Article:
What lines best indicate King Lear's insanity?

Expert Answers

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In Act 4, Scene 6, Shakespeare gives a glimpse of how Lear's mind is working.

Look, look, a mouse! Peace, peace; this piece of toasted cheese will do 't.

Lear has been living in the open fields and evidently has actually been reduced to eating mice and anything else he can find. He is like Poor Tom, who told him in Act 3, Scene 4:

But mice and rats, and such small deer, Have been Tom's food for seven long year.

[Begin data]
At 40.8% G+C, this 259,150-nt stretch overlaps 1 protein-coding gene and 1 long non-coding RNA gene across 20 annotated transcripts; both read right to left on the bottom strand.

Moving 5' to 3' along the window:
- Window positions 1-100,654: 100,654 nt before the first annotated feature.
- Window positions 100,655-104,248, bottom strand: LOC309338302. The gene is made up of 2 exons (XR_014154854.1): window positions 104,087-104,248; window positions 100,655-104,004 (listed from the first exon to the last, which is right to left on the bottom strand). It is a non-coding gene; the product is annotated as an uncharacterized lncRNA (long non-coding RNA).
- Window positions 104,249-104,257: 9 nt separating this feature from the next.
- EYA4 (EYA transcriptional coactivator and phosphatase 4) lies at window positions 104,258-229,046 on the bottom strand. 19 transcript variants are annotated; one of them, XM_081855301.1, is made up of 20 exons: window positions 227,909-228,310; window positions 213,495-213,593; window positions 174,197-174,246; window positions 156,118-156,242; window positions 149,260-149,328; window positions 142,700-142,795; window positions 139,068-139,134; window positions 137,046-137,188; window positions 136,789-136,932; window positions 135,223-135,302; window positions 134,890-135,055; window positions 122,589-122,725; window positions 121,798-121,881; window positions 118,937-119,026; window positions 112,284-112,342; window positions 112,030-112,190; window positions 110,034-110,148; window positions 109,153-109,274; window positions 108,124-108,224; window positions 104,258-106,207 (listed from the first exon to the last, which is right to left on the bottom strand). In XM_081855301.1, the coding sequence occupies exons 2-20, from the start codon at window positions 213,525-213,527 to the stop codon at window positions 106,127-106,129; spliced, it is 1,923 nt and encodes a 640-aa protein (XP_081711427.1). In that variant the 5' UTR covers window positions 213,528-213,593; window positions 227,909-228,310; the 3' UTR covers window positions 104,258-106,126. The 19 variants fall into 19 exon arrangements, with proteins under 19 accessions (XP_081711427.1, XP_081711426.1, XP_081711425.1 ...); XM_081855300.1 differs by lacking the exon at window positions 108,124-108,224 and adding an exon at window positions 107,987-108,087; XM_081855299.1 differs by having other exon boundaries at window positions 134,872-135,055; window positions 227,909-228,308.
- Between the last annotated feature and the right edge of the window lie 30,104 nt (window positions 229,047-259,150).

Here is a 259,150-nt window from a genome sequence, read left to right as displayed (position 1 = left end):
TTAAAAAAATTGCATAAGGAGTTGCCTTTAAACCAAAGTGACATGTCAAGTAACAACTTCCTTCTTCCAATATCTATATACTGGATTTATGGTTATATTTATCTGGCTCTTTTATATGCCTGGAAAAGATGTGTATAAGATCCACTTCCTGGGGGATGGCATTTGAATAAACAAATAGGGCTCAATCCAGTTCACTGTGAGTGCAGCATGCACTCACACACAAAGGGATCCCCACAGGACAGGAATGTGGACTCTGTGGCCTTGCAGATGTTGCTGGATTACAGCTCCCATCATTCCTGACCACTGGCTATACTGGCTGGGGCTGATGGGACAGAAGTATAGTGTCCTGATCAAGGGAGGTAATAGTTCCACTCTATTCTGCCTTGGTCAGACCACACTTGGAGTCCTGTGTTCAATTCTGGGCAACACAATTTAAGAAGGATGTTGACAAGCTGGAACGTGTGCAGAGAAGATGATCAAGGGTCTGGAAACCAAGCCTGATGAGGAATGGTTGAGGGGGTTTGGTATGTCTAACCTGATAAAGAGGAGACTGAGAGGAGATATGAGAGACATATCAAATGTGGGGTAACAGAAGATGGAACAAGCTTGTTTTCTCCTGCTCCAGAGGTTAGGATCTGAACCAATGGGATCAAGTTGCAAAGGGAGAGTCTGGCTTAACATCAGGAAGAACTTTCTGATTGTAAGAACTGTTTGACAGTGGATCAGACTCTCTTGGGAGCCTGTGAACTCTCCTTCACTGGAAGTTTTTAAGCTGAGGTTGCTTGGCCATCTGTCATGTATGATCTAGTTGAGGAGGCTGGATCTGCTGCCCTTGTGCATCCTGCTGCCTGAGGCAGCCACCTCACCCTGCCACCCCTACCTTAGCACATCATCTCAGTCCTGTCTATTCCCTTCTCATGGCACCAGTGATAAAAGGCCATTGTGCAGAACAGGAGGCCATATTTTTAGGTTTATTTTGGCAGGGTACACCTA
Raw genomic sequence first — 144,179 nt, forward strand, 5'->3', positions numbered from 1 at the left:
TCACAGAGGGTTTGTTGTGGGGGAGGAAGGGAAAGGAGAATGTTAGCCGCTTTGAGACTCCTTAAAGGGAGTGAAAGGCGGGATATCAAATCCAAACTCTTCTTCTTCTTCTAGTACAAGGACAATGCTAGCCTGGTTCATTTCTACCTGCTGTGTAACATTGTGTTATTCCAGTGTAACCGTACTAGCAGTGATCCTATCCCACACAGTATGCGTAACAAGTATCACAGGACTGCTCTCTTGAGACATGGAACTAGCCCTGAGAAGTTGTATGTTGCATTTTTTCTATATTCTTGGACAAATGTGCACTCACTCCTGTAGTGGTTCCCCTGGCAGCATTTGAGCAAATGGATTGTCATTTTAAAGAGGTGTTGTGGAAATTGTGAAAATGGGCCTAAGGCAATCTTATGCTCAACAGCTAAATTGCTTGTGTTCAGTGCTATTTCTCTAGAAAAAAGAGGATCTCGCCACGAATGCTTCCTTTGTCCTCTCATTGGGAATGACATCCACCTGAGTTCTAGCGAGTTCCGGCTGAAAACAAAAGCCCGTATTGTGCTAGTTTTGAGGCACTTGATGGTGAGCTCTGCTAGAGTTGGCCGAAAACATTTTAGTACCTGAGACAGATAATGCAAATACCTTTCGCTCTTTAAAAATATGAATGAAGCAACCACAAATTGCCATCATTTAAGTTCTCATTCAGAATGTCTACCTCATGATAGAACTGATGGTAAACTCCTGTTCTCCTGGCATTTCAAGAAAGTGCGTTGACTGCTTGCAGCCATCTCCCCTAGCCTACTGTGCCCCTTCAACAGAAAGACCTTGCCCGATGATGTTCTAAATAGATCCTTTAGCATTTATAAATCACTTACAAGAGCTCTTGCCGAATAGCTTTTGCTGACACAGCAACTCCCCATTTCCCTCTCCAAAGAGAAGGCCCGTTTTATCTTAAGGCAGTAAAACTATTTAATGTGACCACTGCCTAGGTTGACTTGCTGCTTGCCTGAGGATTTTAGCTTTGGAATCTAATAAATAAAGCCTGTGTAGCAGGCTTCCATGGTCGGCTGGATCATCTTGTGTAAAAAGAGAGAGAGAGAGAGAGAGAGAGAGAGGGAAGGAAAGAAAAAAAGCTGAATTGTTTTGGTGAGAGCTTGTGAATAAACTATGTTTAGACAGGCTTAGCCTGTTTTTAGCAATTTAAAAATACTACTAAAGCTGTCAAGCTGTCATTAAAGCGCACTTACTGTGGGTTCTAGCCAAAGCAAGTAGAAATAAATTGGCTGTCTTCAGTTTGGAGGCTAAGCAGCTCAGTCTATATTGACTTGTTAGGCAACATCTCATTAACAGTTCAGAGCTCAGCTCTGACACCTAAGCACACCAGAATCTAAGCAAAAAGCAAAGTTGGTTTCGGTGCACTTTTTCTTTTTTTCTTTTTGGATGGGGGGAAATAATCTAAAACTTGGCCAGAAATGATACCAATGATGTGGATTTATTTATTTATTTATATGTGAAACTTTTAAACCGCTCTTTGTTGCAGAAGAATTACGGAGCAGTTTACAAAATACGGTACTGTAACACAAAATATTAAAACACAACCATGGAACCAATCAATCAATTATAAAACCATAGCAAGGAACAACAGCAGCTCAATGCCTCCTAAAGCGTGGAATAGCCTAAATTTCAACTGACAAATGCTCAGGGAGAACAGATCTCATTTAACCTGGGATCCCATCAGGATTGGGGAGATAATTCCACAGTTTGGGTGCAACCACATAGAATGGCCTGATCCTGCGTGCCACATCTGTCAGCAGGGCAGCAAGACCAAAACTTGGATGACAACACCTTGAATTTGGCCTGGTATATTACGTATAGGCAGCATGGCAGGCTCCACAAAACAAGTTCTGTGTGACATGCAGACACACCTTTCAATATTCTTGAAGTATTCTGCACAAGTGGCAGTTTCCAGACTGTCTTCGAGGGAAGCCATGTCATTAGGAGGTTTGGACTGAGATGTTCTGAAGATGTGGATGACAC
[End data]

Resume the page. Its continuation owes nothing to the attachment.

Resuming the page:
What is ironic about Lear is that he doesn't know whether he is a derelict in a field or a king in a palace. He is hungry and wants to eat the mouse, but he plans to tempt it nearer with a piece of toasted cheese. Here he is planning to use a gourmet tidbit to attract a mouse so that he can eat it. This indicates that he is mentally in two places at once: his palace and the open field near Dover. He is so far gone that he doesn't know where he is, but he can't quite let go of the notion that he is still the king. This little snatch of dialogue would be funny if it were not so pathetic.

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